Acting US Defence Secretary Mark Esper flew to Brussels on Tuesday to try to persuade reluctant and increasingly wary Nato allies to work with Washington on Iran sanctions and security in the Middle East.
With barely one day in the job, and amid worries that the US and Tehran may be on a path to war, Mr Esper will have to assure his international counterparts and military commanders in Europe that the US military is in stable and capable hands, even though President Donald Trump has had three Pentagon chiefs in the past seven months.
That’s an extraordinary mission for an interim Pentagon leader at a time of global uncertainty about a range of US defence and foreign policies – not just on Iran but also on countering China and Russia, preventing a resurgence of ISIS and ending the war in Afghanistan.
In the past week alone, the US military was poised to conduct attacks on Iranian air defence sites in retaliation for Tehran’s shooting down of a US military surveillance drone in the Strait of Hormuz. Trump called off the attacks at the last moment, citing the likelihood of Iranian casualties, and his Secretary of State, Mike Pompeo, flew to the Middle East to try to galvanise international support for tougher economic pressure on Tehran.
Mr Esper took over at the Pentagon on Monday for Pat Shanahan, who was acting secretary for six months but quit before he was formally nominated by Trump.
This is by far the longest period in which the Pentagon has been without a Senate-confirmed secretary. Trump’s first defence chief, Jim Mattis, resigned in December in protest of Trump’s policies and what the retired four-star Marine general considered Trump’s destructive approach to allies.
By coincidence, Mr Esper’s first major public appearance will be at Nato, the alliance that Trump has frequently bashed as a collection of freeloaders.
The two-day Nato meeting of defence ministers will include talks on many of the most worrisome international security topics: possible war with Iran; the ongoing conflict in Afghanistan; the continued fight against ISIS in Syria and Iraq; and tensions with Russia.
Mr Esper, who until Sunday evening had been serving as the civilian leader of the US Army, may be familiar with many of the issues but to European defence ministers he is a relative unknown.
“Expectations are really low. They are not going to expect him to be able to speak authoritatively for the president and go beyond what’s in his talking points,” said Derek Chollet, who served in senior positions at the White House, State Department and Pentagon during the Obama administration. On the other hand, the Brussels gathering allows Mr Esper to meet many of his key counterparts in a short period of time – “sort of like speed dating,” Mr Chollet said.
Retired Navy Admiral James Stavridis, a former top Nato commander, said the long absence of a Senate-confirmed leader of the Pentagon has had an impact around the world, “where our most important Cabinet department is perceived as weak and without a strong leader”. He added that senior military officers will also need to see a level of stability, because the repeated use of acting secretaries “erodes the principle of civilian control of the military”.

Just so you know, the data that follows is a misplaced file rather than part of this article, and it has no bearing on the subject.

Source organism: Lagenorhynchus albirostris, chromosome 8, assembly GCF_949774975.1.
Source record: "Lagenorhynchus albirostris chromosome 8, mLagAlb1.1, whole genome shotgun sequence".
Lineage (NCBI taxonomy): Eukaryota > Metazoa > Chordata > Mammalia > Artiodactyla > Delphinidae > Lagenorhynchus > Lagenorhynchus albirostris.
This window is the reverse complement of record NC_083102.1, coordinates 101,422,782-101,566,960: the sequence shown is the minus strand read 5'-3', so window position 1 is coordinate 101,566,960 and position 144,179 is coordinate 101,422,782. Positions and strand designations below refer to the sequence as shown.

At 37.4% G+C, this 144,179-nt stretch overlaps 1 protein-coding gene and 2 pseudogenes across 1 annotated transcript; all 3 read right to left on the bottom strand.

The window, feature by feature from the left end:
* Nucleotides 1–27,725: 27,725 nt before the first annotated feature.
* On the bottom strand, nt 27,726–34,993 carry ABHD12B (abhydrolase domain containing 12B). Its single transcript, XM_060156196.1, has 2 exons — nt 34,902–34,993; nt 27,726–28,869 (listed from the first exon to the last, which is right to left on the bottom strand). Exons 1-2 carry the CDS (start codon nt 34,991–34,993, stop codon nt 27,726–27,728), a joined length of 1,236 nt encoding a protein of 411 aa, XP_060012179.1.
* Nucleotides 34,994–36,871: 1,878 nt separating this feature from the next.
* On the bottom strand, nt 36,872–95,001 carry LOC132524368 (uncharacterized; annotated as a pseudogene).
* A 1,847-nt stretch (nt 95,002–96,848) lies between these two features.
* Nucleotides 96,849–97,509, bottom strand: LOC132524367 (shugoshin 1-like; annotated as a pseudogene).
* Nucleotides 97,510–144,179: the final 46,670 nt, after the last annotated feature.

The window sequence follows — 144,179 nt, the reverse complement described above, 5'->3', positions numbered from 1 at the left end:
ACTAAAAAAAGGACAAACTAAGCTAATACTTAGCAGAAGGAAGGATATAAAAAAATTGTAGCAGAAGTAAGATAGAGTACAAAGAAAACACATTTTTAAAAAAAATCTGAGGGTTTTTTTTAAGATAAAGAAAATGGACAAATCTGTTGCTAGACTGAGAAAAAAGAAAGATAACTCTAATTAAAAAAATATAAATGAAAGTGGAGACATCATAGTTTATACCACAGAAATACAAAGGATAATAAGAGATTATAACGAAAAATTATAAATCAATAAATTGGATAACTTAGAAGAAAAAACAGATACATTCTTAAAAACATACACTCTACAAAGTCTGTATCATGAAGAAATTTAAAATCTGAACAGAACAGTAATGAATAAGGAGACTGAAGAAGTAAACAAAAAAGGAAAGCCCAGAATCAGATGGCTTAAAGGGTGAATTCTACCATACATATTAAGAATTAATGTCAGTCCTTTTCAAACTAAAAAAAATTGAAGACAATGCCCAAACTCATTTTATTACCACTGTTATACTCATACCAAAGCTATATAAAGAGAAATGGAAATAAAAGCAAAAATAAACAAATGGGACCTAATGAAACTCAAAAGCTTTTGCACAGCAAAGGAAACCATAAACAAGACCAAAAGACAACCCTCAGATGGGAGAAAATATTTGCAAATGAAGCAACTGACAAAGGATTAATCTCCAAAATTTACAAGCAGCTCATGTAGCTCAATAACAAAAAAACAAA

State Department officials said Monday the administration wanted to enlist the help of more countries to monitor potential threats to commercial shipping in and near the Arabian Gulf. This follows allegations – denied by Iran – that Tehran was behind recent attacks on commercial tankers in the Gulf of Oman.
At Nato headquarters, Mr Esper will face the task of explaining the US strategy of compelling Iran through economic pressure to renegotiate the nuclear deal that Trump pulled out of last year.
Trump wants a broader deal that would limit other Iranian behaviour, including its support for what the US calls terrorist groups and its build-up of ballistic missiles. Tehran, however, has said it will not negotiate as long as the US keeps up its sanctions, which Trump intensified on Monday by signing an executive order targeting Iran’s supreme leader and his associates with financial penalties.
On his first day in his new role, Mr Esper wrote in a message to all Pentagon employees that the transition from Mr Shanahan does not signal a change in strategic priorities, which remain the same: make the military better prepared for combat, strengthen international alliances, and improve the Pentagon’s business practices.
Katie Wheelbarger, a senior Pentagon policy adviser on international security, said the timing of the Nato meeting would work well for Mr Esper.
“It’s actually fortuitous that on the first week the new acting secretary is on the job that he will be able to have face-to-face conversations with all his counterparts in the alliance,” she said. “We come with a message of continuity, that a personnel transition does not mean a change in policy, particularly no change in US adherence and devotion to Nato.”
Mr Wheelbarger said Mr Esper would bring the allies up to date on the situation with Iran, including the intelligence information that prompted the US to send an aircraft carrier and other military assets to the Gulf region in early May in response to what it called heightened Iranian threats.